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''Strike It Rich'' - 26 August 1955

Published 1955

An episode of the proto-reality game show series "Strike it Rich". Widely considered to be one of the worst television series ever produced.

Run time 29 minutes 20 seconds
Audio/Visual sound, black and white


Reviewer: viczzh - - August 21, 2015
Subject: Bibliographic Information And View for Strike It Rich
1. Title:
Strike It Rich

2. Contributor Company:
Walt Framer Productions

3. Main Contributor Names:
Todd Russell
Warren Hull

4. Main Performers:
Todd Russell

5. Media Type:
TVShow, GameShow, Audio: Monaural, Visual: back and white

6. Distributor
NBCUniversal Television Distribution

7. Year :
June 9, 1947 – January 3, 1958


Strike It Rich is a series of popular American TV game show in 50s. The game is pretty simple, Each player would be given $30 and bet any of their bankroll on answering each question after being given the category. If the contestant didn't win any money, the emcee opened the "Heart Line", which was a phone line to viewers who wished to donate to the contestant's family. [zz/110]

The television game shows are very popular during that time. One the one hand, speaking of the genre, the game show has much more simple rule and real-live feeling comparing to other television show. One the other hand, during the post-war time, with low production capacity and low economic pulse background, this kind of money-related game show is generally received by the crowd. Strike It Rich spreads a warming feeling of the society for raising money for the suffers and poor, it also shows the goodwill of general public by the format of Hear Line, which encourage everybody donate to the contester. [zz/110]

This typical episode, not surprisingly, starts with a commercial which presented directly by the game show host. Then here comes the host and the first contester. Different from other gameshow, contesters in strike it rich don't compete each other, they answer quiz questions from the host individually. The contestant tells some of his sad background stories. After a small interview, the host begin the first quiz round. The second contester follows the same routine. Interestingly, there is a heart-warming loop at the end of the challenge for the second contester. An audience walk on the stage and give the contester an $232 check. He claims a the money is collected voluntarily and donated to people like the contester, suffered from typhoon. [zz/110]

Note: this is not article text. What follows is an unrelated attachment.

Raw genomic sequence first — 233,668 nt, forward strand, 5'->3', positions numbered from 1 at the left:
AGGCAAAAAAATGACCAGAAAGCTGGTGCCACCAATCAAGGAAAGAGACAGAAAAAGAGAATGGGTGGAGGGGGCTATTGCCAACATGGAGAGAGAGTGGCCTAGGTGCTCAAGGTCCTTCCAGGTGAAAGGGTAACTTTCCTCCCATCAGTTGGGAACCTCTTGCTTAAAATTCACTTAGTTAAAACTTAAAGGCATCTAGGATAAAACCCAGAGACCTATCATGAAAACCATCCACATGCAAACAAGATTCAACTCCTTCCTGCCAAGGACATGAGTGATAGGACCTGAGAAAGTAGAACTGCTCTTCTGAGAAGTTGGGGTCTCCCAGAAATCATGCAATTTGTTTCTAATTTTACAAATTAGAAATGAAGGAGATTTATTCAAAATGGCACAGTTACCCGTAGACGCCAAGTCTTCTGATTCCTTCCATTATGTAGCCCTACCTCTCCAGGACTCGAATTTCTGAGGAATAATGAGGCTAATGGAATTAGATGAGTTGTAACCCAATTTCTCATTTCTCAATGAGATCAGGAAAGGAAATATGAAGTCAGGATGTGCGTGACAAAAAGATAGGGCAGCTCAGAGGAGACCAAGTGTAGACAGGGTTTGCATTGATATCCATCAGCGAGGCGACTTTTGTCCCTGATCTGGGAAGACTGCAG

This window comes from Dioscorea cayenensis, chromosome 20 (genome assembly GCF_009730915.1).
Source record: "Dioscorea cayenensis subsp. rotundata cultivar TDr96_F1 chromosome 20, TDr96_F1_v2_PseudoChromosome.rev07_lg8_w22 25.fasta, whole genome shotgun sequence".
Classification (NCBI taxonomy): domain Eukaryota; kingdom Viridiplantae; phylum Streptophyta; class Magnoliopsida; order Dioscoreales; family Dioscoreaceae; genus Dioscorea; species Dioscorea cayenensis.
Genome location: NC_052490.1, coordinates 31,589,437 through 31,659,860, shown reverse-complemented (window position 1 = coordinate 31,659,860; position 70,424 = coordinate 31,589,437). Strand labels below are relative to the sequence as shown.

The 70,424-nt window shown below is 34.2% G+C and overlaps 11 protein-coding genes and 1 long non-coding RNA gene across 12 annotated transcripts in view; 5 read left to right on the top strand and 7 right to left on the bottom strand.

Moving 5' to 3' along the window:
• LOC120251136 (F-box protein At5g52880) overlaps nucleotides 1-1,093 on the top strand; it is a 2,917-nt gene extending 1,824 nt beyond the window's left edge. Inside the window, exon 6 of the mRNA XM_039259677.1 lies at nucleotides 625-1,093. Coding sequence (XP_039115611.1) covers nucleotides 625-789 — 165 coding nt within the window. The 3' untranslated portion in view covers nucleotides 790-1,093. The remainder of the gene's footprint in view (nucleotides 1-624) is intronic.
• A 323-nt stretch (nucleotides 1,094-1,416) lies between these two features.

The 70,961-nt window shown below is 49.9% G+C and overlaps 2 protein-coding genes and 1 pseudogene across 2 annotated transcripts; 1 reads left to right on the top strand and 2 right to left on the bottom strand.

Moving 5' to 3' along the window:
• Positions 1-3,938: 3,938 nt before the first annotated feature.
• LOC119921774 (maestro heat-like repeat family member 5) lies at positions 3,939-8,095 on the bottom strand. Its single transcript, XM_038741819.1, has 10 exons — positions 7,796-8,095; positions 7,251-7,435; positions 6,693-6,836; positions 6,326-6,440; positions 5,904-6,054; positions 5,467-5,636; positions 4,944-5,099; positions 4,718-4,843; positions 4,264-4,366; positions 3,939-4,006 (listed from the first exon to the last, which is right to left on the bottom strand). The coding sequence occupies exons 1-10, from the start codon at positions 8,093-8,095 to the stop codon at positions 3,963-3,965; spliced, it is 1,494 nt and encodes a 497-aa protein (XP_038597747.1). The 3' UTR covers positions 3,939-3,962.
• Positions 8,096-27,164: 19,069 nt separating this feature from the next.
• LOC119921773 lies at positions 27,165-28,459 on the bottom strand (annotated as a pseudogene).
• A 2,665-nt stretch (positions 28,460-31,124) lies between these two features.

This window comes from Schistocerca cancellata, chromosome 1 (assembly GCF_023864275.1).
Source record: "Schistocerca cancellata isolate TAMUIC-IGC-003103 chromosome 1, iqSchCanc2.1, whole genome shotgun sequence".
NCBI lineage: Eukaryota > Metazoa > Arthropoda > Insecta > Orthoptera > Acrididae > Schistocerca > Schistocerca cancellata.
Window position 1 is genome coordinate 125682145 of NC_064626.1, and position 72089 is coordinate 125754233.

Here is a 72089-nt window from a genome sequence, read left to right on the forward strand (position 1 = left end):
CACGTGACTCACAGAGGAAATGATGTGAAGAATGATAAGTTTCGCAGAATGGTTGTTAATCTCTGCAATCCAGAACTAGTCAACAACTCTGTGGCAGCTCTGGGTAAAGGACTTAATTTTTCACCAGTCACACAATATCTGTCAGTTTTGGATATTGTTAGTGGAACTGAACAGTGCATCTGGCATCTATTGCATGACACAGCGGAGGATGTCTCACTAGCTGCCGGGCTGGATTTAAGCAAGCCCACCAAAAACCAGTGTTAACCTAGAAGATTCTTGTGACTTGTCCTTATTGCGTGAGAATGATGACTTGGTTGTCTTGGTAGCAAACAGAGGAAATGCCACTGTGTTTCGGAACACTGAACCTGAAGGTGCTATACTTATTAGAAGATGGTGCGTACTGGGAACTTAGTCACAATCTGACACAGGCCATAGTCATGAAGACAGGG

However, historically speaking, strike It Rich is a controversial game show. While some applauded Strike It Rich for helping out some less fortunate people, others found it a sickening spectacle that exploited the less fortunate contestants for the vicarious thrills of the viewers and the selfish gain of the sponsors. The supervisor of the Travelers Aid Society said, "Putting human misery on display can hardly be called right.”. In addition, as the burst of the most notable game show scandal in 1950s, people generally lose fate on game show and suspect the goodwill and kindness that the show spreads. The scandal shows that the sponsor company of the game show producer actually controls every aspect of the show. The show was totally scripted, we are not sure if the contestant actually get the money. With the complaints of the contents, the increasing doubt of game show and the increasing dissatisfaction of television, Strike It Rich ended on January 3, 1958. [zz/110]
Reviewer: 1110babe - - December 1, 2012
Subject: Not the worst--three stars for historical importance
This reminded me of a telethon. I don't think it was intended to be evil but it had a very naive way of helping people, just as Jerry Lewis did when sobbing over the plight of the kids on stage with him.

I can't think of any other show that would raise money on tv then for a black man. I applaud its lack of bigotry in a decade when things could be very bad for blacks indeed. His race was secondary. What was primary to the story was his status as a veteran. That was extremely unusual. Thank you for putting this on the website so we could know that things like that actually happened at the same time that desegregation and voting rights were issues that led to violence.

I also found it interesting that Fab was useful in all kinds of washers including ringer washers that were still in use in many households in the 1950s, including my family's home. It was a technological turning point.

What exactly was Gardol? :)

The show had an ill-chosen title. The amounts of money given on the show, even adjusted for inflation, were not instant wealth and made it sound as if the recipients were greedy and out to make a fortune out of misfortune. If it had been titled something like Good Samaritan or Help Your Neighbors it might not have seemed so crass among the commercials.
Reviewer: pauls son - - August 28, 2012
Subject: SIR
UHG!! Not quite as bad as "Queen For A Day" but pretty darn close. At least the causes in this particular episode were worthy & the people weren't goaded into crying, moaning, etc... as was the case on "QFAD". Although, did anyone else find it strange that as the 'pastor' was describing the horrific flood that killed all those people that he couldn't stop smiling?!?